Today in history, a very well-known, very handsome man made his debut on the world stage. Sure, he’s a bit advanced in years now, but his shaggy curls, square jawline and rock-hard abs are still as comely as when he was a whippersnapper.  And, ladies, he’s got big hands.
I’m not referring to any of the particular spray-tanned, Muscle Milk chugging eligible bachelors chewed up and regurgitated by reality television of late, but to Michelangelo di Lodovico Buonarroti Simoni’s David, unveiled for the first time on September 8, 1504 in Florence’s Piazza della Signoria.

Michelangelo Buonarotti, David, 1501-1504, marble, Height: 5.17 metres (17 feet), Galleria dell'Accademia, Florence

Michelangelo Buonarotti, David, 1501-1504, marble, height: 5.17 metres (17 feet), Galleria dell’Accademia, Florence


Perhaps this David never got to kick back with a frozen daiquiri and watch succubi with hair extensions and acrylic nails claw at one another while laying claims to his virility, but I wager his backstory is a more stimulating one than that of Dirk, the ex-frat boy oiling his pecs poolside. Take a gander at the short, cheeky TED-Ed animation below to better understand David’s origins, for he was always meant to be more than just a pretty lump of rock. From a single block of white marble, Michelangelo expertly chiseled a celebration of the arts and of artists, of holy powers and the almighty Catholic Church, of a small gem glittering proudly among bitter, warring city-states, of the magnificent human form and of his magnificent knack for replicating it.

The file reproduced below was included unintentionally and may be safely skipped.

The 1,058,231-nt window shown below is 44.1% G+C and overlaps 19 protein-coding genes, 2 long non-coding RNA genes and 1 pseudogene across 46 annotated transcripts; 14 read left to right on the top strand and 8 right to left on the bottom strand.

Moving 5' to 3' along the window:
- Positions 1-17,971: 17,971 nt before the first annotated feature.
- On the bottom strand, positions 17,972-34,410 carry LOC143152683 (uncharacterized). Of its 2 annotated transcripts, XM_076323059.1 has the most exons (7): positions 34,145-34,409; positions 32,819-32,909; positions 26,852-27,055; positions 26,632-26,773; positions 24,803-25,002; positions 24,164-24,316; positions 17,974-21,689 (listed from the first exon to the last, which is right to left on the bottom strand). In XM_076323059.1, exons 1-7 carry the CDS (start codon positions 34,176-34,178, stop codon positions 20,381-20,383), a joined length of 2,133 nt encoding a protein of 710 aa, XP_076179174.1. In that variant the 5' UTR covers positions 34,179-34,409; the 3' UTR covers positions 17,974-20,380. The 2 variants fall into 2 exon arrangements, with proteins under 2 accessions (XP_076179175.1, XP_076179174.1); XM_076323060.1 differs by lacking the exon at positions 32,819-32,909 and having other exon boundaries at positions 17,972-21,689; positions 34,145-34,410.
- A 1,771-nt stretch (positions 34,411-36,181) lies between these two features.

Jacopino del Conte, Michelangelo Buonarroti, c. 1535, oil on canvas

Jacopino del Conte, Michelangelo Buonarroti, c. 1535, oil on canvas


Michelangelo thrived on pulling out quasi-divine entities only he could see lurking in chunks of raw, stony material, and David certainly emerged as a paragon of biblical heroes with hot bods. Yet every work of art is greater than the sum of its parts, no matter how nicely toned those parts are.
Patronage and political circumstances dictate much of what is communicated by a piece of art, as can its specific location in the public sphere. Sadly, such enlightening contexts tend to be forgotten as the centuries pass and delicate objects are removed to institutions, a smidge ironically, for posterity’s sake. However, most fortunately for those who remain curious, art history is there to hold things together. Follow the in-video link for James Earle’s full lesson on Michelangelo’s mascot of Florence—deemed by some the greatest sculpture in the world— and perhaps pick up some new tidbits to admire about David besides his firm backside.
Emily Catrice

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